Verdict all there in the title. But a pleasure to hear Jed Perl prosecuting his case. “It is tempting to say that I admire the politics and am left cold by the art. But that lets the art off too easily. It is bone-chillingly cold, the thoughts or attitudes of a great political dissident who remains untouched by even a spark of the imaginative fire”

Curse Of Warholism

“Warhol is more with us than ever. Warholism is the dominant ism of our day, grounded as it is in the assumption that popular culture trumps all other culture, and that all culture must become popular culture in order to succeed”

Barnes Foundation’s Disastrous New Home

Barnes Collection of French impressionists moves to new building in Philadelphia. Losing its character along the way. “A grand old curmudgeonly lion of a museum has been turned into what may be the world’s most elegant petting zoo”

The Middle Distance

Review of Susan Sontag’s Journals. “Sontag brings her frequently lofty subjects close to the reader, but not too close, so that she satisfies some yearning in the public to know or to understand without ever satisfying it entirely”

Relevance Of Irrelevance

George Braque was the equal of Picasso in pioneering cubism. His reputation has languished unfairly. The two “represent divergent attitudes toward modernity. Picasso is the athlete in the stadium. Braque is the poet in the tower”

Bullshit Heaven

Murderous review of highbrow book about lowbrow painter Thomas Kinkade. “The entire subject is a nervous breakdown waiting to happen. I am not always sure whether the authors are being grimly sincere or shamelessly ironic”

Whitney Adrift

Whitney Museum of American Art will move to New York’s Meatpacking District — its fourth home in 80 years. Why the wanderlust? The institution has a lifelong identity crisis. It keeps hoping that new surroundings will provide a cure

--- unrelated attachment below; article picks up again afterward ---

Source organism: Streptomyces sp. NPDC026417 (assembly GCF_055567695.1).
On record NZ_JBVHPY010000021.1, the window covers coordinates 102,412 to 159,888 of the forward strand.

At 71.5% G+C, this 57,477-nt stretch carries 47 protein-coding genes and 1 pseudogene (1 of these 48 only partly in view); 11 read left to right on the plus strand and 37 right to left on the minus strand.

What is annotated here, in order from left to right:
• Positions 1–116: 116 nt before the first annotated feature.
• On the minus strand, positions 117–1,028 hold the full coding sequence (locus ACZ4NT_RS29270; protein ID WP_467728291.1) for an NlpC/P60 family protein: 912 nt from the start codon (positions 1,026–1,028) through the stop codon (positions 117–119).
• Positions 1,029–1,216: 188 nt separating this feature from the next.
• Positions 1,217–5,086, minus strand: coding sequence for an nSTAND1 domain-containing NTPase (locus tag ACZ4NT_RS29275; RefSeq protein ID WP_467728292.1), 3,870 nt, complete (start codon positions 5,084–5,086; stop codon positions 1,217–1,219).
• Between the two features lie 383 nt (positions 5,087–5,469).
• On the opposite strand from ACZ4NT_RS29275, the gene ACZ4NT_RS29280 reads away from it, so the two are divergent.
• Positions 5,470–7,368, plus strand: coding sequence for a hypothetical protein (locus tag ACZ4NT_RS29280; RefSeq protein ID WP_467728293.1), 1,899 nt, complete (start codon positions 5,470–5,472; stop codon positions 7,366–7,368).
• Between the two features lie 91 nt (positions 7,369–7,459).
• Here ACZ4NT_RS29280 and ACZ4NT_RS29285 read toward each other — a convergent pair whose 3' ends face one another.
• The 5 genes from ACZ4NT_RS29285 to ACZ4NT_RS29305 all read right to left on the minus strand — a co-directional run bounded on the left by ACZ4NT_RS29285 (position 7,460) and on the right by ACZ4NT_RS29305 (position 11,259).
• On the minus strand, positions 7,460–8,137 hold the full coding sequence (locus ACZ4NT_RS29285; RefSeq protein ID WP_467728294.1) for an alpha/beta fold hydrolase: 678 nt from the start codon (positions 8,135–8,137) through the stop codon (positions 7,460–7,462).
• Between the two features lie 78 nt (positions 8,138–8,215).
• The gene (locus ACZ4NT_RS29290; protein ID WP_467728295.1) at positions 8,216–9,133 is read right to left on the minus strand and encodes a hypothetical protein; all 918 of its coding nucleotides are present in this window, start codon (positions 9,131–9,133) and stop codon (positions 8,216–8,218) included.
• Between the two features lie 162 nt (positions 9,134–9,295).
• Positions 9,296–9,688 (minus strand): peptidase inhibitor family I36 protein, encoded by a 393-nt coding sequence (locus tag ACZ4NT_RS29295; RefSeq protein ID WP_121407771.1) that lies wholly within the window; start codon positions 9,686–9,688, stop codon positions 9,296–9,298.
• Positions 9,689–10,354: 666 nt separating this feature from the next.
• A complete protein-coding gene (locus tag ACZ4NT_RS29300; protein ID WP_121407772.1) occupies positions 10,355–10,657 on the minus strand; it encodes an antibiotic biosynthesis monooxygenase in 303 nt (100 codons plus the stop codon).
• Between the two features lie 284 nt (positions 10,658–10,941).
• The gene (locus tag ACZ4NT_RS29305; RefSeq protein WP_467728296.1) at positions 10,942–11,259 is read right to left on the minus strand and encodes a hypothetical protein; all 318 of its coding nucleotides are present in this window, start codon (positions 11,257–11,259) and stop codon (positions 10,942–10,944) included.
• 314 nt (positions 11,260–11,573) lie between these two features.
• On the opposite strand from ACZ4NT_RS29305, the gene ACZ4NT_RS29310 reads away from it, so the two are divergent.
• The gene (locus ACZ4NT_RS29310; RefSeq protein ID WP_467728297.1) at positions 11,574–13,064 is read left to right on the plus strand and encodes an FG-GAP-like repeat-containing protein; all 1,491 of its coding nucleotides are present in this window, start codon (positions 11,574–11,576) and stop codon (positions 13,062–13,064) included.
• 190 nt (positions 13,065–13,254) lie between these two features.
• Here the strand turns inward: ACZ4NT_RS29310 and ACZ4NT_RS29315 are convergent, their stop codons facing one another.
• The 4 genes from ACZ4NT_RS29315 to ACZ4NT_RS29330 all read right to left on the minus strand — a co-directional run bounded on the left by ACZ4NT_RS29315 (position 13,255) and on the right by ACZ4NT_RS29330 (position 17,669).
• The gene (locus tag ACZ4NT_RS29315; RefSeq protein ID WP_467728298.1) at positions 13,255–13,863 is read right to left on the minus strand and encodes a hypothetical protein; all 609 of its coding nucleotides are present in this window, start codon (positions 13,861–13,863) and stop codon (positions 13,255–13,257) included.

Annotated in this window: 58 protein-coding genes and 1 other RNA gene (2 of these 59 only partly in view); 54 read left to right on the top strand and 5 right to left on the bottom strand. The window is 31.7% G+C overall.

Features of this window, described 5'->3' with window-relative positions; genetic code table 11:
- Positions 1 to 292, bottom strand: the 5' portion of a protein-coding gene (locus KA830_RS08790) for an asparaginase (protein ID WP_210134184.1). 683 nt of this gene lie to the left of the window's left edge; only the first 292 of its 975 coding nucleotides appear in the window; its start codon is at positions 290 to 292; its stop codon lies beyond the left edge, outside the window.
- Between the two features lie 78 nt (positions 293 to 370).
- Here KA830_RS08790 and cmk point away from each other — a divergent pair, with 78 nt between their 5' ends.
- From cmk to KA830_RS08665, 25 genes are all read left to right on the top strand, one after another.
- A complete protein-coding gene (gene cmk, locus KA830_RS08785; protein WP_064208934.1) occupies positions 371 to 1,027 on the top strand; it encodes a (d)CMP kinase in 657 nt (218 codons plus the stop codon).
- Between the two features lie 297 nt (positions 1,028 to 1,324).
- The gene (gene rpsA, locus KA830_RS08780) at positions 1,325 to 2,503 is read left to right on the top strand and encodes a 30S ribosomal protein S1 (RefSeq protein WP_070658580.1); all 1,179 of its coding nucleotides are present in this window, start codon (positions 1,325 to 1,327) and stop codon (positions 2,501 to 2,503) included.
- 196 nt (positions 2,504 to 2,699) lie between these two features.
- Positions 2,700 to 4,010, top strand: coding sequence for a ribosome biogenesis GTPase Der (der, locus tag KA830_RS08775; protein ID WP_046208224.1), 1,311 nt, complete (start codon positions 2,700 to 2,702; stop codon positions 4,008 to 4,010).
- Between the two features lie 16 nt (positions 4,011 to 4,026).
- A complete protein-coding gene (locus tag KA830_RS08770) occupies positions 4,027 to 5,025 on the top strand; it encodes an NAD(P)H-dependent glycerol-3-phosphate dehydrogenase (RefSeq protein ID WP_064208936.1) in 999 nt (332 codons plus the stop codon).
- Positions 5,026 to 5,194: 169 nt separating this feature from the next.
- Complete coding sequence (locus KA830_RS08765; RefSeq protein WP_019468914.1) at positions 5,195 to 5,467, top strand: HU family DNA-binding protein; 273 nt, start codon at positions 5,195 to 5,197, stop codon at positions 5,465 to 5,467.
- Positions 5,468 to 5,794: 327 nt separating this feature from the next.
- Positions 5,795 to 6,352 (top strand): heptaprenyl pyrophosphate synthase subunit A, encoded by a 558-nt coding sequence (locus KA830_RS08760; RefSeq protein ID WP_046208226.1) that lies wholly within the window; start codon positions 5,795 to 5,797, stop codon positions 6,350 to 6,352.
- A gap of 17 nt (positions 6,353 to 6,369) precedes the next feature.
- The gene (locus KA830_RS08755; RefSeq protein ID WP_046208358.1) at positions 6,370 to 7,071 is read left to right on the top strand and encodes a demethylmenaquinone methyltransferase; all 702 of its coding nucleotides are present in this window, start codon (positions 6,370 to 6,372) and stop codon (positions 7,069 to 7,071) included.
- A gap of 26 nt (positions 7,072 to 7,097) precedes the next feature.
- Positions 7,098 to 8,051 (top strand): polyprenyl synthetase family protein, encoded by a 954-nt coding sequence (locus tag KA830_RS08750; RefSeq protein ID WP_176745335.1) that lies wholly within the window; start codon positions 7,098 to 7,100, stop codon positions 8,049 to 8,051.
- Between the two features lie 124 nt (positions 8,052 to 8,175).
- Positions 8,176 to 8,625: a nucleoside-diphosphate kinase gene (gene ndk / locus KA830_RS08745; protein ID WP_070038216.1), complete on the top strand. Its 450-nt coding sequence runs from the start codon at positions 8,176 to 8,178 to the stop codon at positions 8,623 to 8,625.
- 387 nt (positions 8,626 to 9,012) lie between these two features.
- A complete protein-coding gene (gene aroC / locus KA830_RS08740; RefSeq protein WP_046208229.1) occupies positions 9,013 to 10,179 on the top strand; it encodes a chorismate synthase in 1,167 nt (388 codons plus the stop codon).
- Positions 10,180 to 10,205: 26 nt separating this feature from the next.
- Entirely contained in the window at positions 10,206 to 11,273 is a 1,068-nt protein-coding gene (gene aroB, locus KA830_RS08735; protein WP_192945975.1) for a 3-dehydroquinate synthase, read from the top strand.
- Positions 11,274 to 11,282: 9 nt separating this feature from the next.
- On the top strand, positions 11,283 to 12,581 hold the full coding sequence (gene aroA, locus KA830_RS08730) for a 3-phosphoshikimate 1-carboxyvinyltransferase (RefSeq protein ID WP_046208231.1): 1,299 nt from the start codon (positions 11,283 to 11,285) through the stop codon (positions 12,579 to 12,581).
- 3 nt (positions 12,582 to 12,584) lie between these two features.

Ai Weiwei: Fire And Ice

“Like many of the social critics of the 19th and early-20th centuries, Ai is an egomaniac who makes common cause with the common man. He brings an old fashioned rhetorical fervour; the cadences of a late modern Tolstoyan prophet”

Copy Cats

Sardonic note on originality in modern art, provoked by Jeff Koons’ attempt to copyright image of dog made from balloons. Warhol, then Koons, copied everyday things and declared them art. Can you be original in your plagiarism?

Copy Cat: Jed Perl On The Plagiarism Debate

Jed Perl on Koons’ “Balloon Dog” lawsuit, Duchamp, Warhol and the death of modern art’s originality, arguing against the notion that borrowing, appropriating, copying, and even stealing are at the crux of the Western art tradition

Can This Book Save American Art?

Art writer Jed Perl sings his praises for Robert Duncan’s 1964 opus The H.D. Book, only now being published in its complete form, calling it “the greatest of all meditations on modern poetry .. and the modern artistic imagination”

Salvador Dalí’s Painting: Junk Food Of Art

Stern critic confesses grudging admiration. “The work is worthless. But the man was not bogus. Has any other artist ever squandered so much energy and intelligence on such absurdities?”

Alone, With Words

Publication has become so quick and easy that we have lost the sense of writing as a private act, with its own purpose and value, quite distinct from the public act of being read